On Thursday, May 26, Apple lost the bid for the dismissal of a lawsuit in California federal court from rival app store Cydia. The app store accused the tech giant of keeping an unlawful monopoly in software distribution in its operating system. US District Judge Yvonne Gonzalez Rogers rejected the iPhone maker’s argument in Oakland, California this week.
Apple argued that Cydia’s accusations fell outside a four-year window generally allowed under federal antitrust law. The California Judge gave her ruling for plaintiff SaurikiT LLC, which developed Cydia, following the dismissal of an earlier legal challenge. In the first lawsuit, she reportedly ruled the claims to be outside the statute of limitations. However, she enabled Cydia to come up with a new complaint that was filed in January this year.
Attorneys representing Cydia argued about Apple’s technology updates in this amended lawsuit. They referred to the updates between 2018 and 2020 which they said were ‘overt’ acts harming iOS app distributors like Cydia. Gonzalez Rogers referred to the claims from Cydia about the updates excluding it as ‘timely’ in the ruling last Thursday. Neither Apple and its lawyers, nor Cydia and its lawyers acknowledged any requests made for a comment on the situation.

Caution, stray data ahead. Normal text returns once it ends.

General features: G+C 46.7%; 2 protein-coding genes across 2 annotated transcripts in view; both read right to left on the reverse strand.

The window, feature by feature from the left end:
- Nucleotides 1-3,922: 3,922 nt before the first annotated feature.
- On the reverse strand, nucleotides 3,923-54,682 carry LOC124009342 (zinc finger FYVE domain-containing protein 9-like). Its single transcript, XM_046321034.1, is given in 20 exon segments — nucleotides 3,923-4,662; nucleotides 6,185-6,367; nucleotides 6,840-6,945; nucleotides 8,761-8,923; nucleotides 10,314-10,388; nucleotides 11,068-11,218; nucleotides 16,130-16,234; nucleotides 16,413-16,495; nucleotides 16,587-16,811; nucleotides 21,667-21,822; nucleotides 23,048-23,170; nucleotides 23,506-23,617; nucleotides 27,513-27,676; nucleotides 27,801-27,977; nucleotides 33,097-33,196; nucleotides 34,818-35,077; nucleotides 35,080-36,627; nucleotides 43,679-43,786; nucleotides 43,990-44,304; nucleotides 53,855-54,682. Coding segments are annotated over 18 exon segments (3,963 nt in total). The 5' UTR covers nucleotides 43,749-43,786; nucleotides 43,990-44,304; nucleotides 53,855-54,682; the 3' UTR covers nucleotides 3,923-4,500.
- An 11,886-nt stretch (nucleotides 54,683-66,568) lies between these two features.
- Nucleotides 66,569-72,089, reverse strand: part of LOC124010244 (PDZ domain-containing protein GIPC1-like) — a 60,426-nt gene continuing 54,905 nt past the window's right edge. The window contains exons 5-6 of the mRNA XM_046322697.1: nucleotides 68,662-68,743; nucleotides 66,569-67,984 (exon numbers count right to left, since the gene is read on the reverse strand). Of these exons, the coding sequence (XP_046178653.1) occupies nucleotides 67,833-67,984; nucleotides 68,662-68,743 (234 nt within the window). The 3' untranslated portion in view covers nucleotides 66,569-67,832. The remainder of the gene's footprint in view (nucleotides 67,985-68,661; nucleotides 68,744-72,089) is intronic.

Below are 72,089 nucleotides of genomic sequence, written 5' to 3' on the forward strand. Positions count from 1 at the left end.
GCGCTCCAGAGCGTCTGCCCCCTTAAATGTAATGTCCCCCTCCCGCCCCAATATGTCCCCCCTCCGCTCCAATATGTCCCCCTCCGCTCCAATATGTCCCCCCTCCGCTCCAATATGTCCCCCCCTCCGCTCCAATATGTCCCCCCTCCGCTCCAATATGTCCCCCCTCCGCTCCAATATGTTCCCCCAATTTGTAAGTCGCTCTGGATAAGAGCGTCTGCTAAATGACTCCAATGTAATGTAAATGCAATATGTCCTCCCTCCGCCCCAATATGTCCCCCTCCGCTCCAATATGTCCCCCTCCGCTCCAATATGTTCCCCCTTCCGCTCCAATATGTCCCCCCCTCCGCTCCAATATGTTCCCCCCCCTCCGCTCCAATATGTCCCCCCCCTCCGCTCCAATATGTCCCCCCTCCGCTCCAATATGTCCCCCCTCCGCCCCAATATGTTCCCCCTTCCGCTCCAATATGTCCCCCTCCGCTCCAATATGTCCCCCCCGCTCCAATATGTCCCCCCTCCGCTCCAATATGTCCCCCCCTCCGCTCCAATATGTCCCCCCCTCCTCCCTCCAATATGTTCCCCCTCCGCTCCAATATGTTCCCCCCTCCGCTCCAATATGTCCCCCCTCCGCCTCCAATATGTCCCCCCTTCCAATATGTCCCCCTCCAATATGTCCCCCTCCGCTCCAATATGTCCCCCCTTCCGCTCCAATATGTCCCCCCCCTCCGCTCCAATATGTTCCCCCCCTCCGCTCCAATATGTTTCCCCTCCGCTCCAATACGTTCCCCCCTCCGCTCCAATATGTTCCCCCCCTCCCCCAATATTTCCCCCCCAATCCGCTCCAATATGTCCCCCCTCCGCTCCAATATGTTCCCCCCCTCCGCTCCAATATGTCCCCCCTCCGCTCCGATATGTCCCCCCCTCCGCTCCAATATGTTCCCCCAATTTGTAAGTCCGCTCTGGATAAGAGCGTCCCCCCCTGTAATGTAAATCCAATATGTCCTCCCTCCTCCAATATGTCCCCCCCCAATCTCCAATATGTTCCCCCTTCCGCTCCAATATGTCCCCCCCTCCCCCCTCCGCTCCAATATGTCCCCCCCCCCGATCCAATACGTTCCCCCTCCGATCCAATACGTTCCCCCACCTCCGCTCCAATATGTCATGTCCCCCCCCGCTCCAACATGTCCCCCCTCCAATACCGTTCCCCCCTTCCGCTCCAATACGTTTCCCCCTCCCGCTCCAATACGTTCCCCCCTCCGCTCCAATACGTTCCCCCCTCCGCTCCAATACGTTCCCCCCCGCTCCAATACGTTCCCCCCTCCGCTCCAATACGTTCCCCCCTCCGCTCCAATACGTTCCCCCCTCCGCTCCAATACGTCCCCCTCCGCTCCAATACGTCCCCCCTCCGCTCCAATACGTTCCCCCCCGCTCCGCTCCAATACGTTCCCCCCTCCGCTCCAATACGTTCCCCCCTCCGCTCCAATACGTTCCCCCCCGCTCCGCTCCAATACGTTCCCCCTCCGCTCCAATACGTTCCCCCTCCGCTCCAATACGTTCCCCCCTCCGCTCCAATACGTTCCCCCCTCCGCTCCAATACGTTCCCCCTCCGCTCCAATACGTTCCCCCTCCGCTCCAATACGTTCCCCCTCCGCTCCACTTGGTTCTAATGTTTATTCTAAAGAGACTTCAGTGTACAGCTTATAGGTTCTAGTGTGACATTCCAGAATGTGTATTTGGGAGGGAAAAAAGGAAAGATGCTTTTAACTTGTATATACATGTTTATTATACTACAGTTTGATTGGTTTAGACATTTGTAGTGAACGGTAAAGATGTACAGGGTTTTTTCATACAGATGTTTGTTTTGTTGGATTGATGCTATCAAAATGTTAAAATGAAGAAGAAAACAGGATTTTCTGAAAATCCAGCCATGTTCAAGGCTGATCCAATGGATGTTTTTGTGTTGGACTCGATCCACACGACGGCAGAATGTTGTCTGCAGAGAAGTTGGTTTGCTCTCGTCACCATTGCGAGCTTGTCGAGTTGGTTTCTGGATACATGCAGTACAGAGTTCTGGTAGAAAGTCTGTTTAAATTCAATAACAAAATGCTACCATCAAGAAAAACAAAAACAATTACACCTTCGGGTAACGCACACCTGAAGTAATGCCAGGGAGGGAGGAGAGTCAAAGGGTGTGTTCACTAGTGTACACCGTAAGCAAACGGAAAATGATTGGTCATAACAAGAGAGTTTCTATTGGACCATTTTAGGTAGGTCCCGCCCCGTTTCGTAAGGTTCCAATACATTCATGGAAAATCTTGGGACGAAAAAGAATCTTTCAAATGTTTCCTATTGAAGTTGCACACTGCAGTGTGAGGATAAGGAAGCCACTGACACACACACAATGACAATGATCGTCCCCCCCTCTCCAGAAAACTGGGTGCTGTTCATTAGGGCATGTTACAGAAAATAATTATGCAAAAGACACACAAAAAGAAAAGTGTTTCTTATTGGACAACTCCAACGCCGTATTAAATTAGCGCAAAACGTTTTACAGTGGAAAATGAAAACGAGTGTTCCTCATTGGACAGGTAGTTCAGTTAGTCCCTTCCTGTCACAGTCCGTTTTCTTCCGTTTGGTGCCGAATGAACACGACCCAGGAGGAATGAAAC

“to the extent plaintiff’s claims rely on Apple’s technological updates to exclude Cydia from being able to operate altogether, those claims are timely.”
In February, lawyers for Apple Inc referred to claims from Cydia as ‘time-barred’ and ‘stale’. Moreover, they urged the same Judge to dismiss the company, additionally barring any further attempts to amend it. The lawsuit mainly targets to open markets ‘for iOS app distributions and iOS app payment processing.’ This is for those who aim to fairly compete with Apple Inc in these areas. Moreover, the lawsuit seeks to ‘recover the enormous damages’ caused by Apple on Cydia.
Clearly, this case seems somewhat identical to the antitrust lawsuit filed against the tech giant by Fortnite make Epic Games Inc in 2020. This was over the removal of the video game from the App Store. Reportedly, Apple removed Epic Games’ Fortnite following the company coming up with a payment system that did not align with Apple’s commission of 30% on in-app purchases.
Gonzalez Rogers had looked over this case as well. Last year, she largely ruled for Apple, with the case currently pending in the 9th U.S. Circuit Court of Appeals based in San Francisco. Moreover, she has directed Apple Inc to come with a response to Cydia’s complaint by mid-June.